- ADMISSIONS & AID
- HEALTH, SAFETY & WELL-BEING
- MEDIA CENTER
This information is provided to assist you in identifying possible accessibility barriers and preparing for an accessible educational experience with SIT Study Abroad. You should be aware that while in-country conditions and resources vary by site, every effort is made to work collaboratively with qualified individuals to facilitate disability-related accommodation. Students with disabilities are encouraged to contact SIT’s Disability Services at [email protected] for additional information related to access abroad and to discuss possible accommodations.
During the coursework phase of the program, you will generally be in class five to six days per week for three to five hours per day. You will have breaks between classes at least every 90 minutes. Learning is typically assessed through take-home assignments, in-class assignments, written assignments/exams, oral presentations/exams, individual assignments, group assignments, in-class quizzes/exams, and take-home quizzes/exams. Course readings and in-class materials are typically available in a digital format.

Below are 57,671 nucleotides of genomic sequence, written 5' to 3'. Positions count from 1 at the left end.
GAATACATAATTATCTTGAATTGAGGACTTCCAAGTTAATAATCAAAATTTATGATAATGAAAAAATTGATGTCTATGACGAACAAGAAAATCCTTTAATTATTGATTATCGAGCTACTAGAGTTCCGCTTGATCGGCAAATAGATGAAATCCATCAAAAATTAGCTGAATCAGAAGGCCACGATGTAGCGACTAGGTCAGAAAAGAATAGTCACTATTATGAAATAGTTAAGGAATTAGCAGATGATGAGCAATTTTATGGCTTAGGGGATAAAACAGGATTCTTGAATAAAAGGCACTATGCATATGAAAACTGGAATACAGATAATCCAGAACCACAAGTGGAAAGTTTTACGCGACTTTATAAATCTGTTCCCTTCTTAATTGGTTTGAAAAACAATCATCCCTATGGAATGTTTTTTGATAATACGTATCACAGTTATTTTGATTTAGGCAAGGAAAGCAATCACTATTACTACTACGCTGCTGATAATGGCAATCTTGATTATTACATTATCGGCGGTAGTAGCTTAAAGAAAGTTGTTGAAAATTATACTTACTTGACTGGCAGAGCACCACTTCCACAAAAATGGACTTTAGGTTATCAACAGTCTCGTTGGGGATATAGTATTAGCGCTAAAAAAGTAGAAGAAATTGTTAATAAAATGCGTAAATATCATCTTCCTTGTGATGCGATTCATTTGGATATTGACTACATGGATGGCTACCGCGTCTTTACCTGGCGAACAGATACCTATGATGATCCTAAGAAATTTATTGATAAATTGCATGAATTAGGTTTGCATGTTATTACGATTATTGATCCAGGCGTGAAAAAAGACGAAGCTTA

If you have questions about alternate format materials, testing accommodations, or other academic accommodations, you are encouraged to contact the Office of Disability Services as early as possible.
The program office along with its classroom, study/library, computer space, student lounge, and restroom are accessed by a set of stairs. The building does not have an elevator, and its entrances, doorways, and pathways/hallways are less than 32 in. (82 cm.) wide. Threshold bumps of approximately five inches exist in all doorways. The restroom has an accessible door handle, running water, and a toilet seat raised approximately 24 in. (60 cm.) from the ground.